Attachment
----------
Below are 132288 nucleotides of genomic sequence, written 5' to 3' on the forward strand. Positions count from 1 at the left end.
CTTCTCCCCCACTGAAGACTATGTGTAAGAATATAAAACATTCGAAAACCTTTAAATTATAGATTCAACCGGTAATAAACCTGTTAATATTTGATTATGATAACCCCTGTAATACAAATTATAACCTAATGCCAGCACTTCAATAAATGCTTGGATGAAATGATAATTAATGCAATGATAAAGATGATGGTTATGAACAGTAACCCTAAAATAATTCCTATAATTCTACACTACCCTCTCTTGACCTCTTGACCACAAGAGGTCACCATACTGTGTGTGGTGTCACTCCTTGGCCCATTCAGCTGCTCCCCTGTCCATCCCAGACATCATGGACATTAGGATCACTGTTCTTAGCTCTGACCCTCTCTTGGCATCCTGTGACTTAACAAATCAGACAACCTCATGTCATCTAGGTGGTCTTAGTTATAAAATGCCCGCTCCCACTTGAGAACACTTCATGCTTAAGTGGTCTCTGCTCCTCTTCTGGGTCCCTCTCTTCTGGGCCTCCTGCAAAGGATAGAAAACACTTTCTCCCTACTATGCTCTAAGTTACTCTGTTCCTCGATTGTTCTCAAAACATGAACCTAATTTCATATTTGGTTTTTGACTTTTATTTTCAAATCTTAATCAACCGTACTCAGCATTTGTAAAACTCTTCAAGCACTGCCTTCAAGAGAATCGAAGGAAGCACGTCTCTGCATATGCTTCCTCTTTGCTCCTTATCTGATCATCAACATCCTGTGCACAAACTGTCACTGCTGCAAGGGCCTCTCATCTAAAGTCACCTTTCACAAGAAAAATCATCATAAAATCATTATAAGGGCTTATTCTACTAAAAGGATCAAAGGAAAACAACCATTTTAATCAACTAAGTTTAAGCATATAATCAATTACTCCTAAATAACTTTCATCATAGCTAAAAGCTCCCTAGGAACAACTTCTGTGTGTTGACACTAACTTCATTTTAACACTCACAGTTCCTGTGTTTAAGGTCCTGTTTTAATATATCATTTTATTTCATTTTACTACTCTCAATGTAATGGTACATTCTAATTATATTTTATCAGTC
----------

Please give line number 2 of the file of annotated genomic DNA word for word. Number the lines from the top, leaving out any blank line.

CTTCTCCCCCACTGAAGACTATGTGTAAGAATATAAAACATTCGAAAACCTTTAAATTATAGATTCAACCGGTAATAAACCTGTTAATATTTGATTATGATAACCCCTGTAATACAAATTATAACCTAATGCCAGCACTTCAATAAATGCTTGGATGAAATGATAATTAATGCAATGATAAAGATGATGGTTATGAACAGTAACCCTAAAATAATTCCTATAATTCTACACTACCCTCTCTTGACCTCTTGACCACAAGAGGTCACCATACTGTGTGTGGTGTCACTCCTTGGCCCATTCAGCTGCTCCCCTGTCCATCCCAGACATCATGGACATTAGGATCACTGTTCTTAGCTCTGACCCTCTCTTGGCATCCTGTGACTTAACAAATCAGACAACCTCATGTCATCTAGGTGGTCTTAGTTATAAAATGCCCGCTCCCACTTGAGAACACTTCATGCTTAAGTGGTCTCTGCTCCTCTTCTGGGTCCCTCTCTTCTGGGCCTCCTGCAAAGGATAGAAAACACTTTCTCCCTACTATGCTCTAAGTTACTCTGTTCCTCGATTGTTCTCAAAACATGAACCTAATTTCATATTTGGTTTTTGACTTTTATTTTCAAATCTTAATCAACCGTACTCAGCATTTGTAAAACTCTTCAAGCACTGCCTTCAAGAGAATCGAAGGAAGCACGTCTCTGCATATGCTTCCTCTTTGCTCCTTATCTGATCATCAACATCCTGTGCACAAACTGTCACTGCTGCAAGGGCCTCTCATCTAAAGTCACCTTTCACAAGAAAAATCATCATAAAATCATTATAAGGGCTTATTCTACTAAAAGGATCAAAGGAAAACAACCATTTTAATCAACTAAGTTTAAGCATATAATCAATTACTCCTAAATAACTTTCATCATAGCTAAAAGCTCCCTAGGAACAACTTCTGTGTGTTGACACTAACTTCATTTTAACACTCACAGTTCCTGTGTTTAAGGTCCTGTTTTAATATATCATTTTATTTCATTTTACTACTCTCAATGTAATGGTACATTCTAATTATATTTTATCAGTC